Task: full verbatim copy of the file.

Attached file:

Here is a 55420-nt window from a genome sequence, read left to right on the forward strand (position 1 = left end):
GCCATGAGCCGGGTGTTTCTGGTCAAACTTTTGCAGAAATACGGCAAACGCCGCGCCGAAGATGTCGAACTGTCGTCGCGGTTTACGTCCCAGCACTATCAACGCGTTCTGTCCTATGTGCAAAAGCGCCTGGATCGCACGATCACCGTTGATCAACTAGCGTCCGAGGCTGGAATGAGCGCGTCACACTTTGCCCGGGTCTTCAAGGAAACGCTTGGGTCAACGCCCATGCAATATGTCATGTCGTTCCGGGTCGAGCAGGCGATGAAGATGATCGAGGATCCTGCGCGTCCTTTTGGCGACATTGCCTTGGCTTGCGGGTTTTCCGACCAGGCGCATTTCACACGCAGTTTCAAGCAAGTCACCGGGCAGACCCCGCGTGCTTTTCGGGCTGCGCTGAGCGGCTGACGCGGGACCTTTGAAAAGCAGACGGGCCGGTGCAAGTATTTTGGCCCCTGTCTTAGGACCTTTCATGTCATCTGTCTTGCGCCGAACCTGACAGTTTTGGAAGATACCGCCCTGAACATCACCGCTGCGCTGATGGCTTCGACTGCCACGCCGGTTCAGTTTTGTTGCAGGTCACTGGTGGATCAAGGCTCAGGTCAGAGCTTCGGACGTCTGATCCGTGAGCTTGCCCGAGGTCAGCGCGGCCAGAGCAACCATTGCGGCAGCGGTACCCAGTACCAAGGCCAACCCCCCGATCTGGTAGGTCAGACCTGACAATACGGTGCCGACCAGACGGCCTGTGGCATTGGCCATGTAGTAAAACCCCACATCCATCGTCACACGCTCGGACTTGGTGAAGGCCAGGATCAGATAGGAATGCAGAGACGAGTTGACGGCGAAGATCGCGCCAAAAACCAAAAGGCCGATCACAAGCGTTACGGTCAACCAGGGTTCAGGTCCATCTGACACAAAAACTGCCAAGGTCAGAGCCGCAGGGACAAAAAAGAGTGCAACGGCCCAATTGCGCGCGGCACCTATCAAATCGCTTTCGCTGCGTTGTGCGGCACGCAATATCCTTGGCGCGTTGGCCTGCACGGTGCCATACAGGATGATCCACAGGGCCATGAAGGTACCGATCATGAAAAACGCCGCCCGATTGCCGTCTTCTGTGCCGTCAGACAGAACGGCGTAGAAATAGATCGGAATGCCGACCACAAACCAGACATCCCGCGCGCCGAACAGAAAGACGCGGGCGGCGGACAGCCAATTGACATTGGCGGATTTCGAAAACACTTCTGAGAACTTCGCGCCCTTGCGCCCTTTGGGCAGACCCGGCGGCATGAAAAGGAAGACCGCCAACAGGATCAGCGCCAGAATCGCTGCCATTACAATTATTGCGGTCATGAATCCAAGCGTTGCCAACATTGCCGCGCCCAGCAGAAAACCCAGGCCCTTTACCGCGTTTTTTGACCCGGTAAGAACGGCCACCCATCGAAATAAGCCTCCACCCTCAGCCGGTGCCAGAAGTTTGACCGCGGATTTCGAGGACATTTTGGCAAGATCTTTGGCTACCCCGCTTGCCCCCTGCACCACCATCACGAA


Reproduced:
Here is a 55420-nt window from a genome sequence, read left to right on the forward strand (position 1 = left end):
GCCATGAGCCGGGTGTTTCTGGTCAAACTTTTGCAGAAATACGGCAAACGCCGCGCCGAAGATGTCGAACTGTCGTCGCGGTTTACGTCCCAGCACTATCAACGCGTTCTGTCCTATGTGCAAAAGCGCCTGGATCGCACGATCACCGTTGATCAACTAGCGTCCGAGGCTGGAATGAGCGCGTCACACTTTGCCCGGGTCTTCAAGGAAACGCTTGGGTCAACGCCCATGCAATATGTCATGTCGTTCCGGGTCGAGCAGGCGATGAAGATGATCGAGGATCCTGCGCGTCCTTTTGGCGACATTGCCTTGGCTTGCGGGTTTTCCGACCAGGCGCATTTCACACGCAGTTTCAAGCAAGTCACCGGGCAGACCCCGCGTGCTTTTCGGGCTGCGCTGAGCGGCTGACGCGGGACCTTTGAAAAGCAGACGGGCCGGTGCAAGTATTTTGGCCCCTGTCTTAGGACCTTTCATGTCATCTGTCTTGCGCCGAACCTGACAGTTTTGGAAGATACCGCCCTGAACATCACCGCTGCGCTGATGGCTTCGACTGCCACGCCGGTTCAGTTTTGTTGCAGGTCACTGGTGGATCAAGGCTCAGGTCAGAGCTTCGGACGTCTGATCCGTGAGCTTGCCCGAGGTCAGCGCGGCCAGAGCAACCATTGCGGCAGCGGTACCCAGTACCAAGGCCAACCCCCCGATCTGGTAGGTCAGACCTGACAATACGGTGCCGACCAGACGGCCTGTGGCATTGGCCATGTAGTAAAACCCCACATCCATCGTCACACGCTCGGACTTGGTGAAGGCCAGGATCAGATAGGAATGCAGAGACGAGTTGACGGCGAAGATCGCGCCAAAAACCAAAAGGCCGATCACAAGCGTTACGGTCAACCAGGGTTCAGGTCCATCTGACACAAAAACTGCCAAGGTCAGAGCCGCAGGGACAAAAAAGAGTGCAACGGCCCAATTGCGCGCGGCACCTATCAAATCGCTTTCGCTGCGTTGTGCGGCACGCAATATCCTTGGCGCGTTGGCCTGCACGGTGCCATACAGGATGATCCACAGGGCCATGAAGGTACCGATCATGAAAAACGCCGCCCGATTGCCGTCTTCTGTGCCGTCAGACAGAACGGCGTAGAAATAGATCGGAATGCCGACCACAAACCAGACATCCCGCGCGCCGAACAGAAAGACGCGGGCGGCGGACAGCCAATTGACATTGGCGGATTTCGAAAACACTTCTGAGAACTTCGCGCCCTTGCGCCCTTTGGGCAGACCCGGCGGCATGAAAAGGAAGACCGCCAACAGGATCAGCGCCAGAATCGCTGCCATTACAATTATTGCGGTCATGAATCCAAGCGTTGCCAACATTGCCGCGCCCAGCAGAAAACCCAGGCCCTTTACCGCGTTTTTTGACCCGGTAAGAACGGCCACCCATCGAAATAAGCCTCCACCCTCAGCCGGTGCCAGAAGTTTGACCGCGGATTTCGAGGACATTTTGGCAAGATCTTTGGCTACCCCGCTTGCCCCCTGCACCACCATCACGAA